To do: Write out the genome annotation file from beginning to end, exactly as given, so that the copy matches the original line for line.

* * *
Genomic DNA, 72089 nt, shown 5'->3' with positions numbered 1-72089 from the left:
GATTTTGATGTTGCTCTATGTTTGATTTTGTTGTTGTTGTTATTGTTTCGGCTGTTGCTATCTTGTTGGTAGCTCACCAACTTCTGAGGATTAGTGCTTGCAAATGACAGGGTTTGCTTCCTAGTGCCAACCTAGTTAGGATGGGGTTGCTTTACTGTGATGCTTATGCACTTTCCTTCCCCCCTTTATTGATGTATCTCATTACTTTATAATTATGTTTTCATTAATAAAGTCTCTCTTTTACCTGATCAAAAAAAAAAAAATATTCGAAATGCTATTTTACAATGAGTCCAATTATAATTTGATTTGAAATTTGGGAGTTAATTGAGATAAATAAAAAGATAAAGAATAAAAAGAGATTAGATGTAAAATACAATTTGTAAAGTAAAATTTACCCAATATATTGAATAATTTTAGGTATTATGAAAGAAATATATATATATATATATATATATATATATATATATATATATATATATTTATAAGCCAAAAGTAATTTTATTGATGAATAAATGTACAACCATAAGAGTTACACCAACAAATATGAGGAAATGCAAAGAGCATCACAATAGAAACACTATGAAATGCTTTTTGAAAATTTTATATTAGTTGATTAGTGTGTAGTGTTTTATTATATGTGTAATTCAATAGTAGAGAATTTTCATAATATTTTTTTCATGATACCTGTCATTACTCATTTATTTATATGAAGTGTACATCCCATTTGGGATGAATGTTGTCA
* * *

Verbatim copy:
Genomic DNA, 72089 nt, shown 5'->3' with positions numbered 1-72089 from the left:
GATTTTGATGTTGCTCTATGTTTGATTTTGTTGTTGTTGTTATTGTTTCGGCTGTTGCTATCTTGTTGGTAGCTCACCAACTTCTGAGGATTAGTGCTTGCAAATGACAGGGTTTGCTTCCTAGTGCCAACCTAGTTAGGATGGGGTTGCTTTACTGTGATGCTTATGCACTTTCCTTCCCCCCTTTATTGATGTATCTCATTACTTTATAATTATGTTTTCATTAATAAAGTCTCTCTTTTACCTGATCAAAAAAAAAAAAATATTCGAAATGCTATTTTACAATGAGTCCAATTATAATTTGATTTGAAATTTGGGAGTTAATTGAGATAAATAAAAAGATAAAGAATAAAAAGAGATTAGATGTAAAATACAATTTGTAAAGTAAAATTTACCCAATATATTGAATAATTTTAGGTATTATGAAAGAAATATATATATATATATATATATATATATATATATATATATATATATATTTATAAGCCAAAAGTAATTTTATTGATGAATAAATGTACAACCATAAGAGTTACACCAACAAATATGAGGAAATGCAAAGAGCATCACAATAGAAACACTATGAAATGCTTTTTGAAAATTTTATATTAGTTGATTAGTGTGTAGTGTTTTATTATATGTGTAATTCAATAGTAGAGAATTTTCATAATATTTTTTTCATGATACCTGTCATTACTCATTTATTTATATGAAGTGTACATCCCATTTGGGATGAATGTTGTCA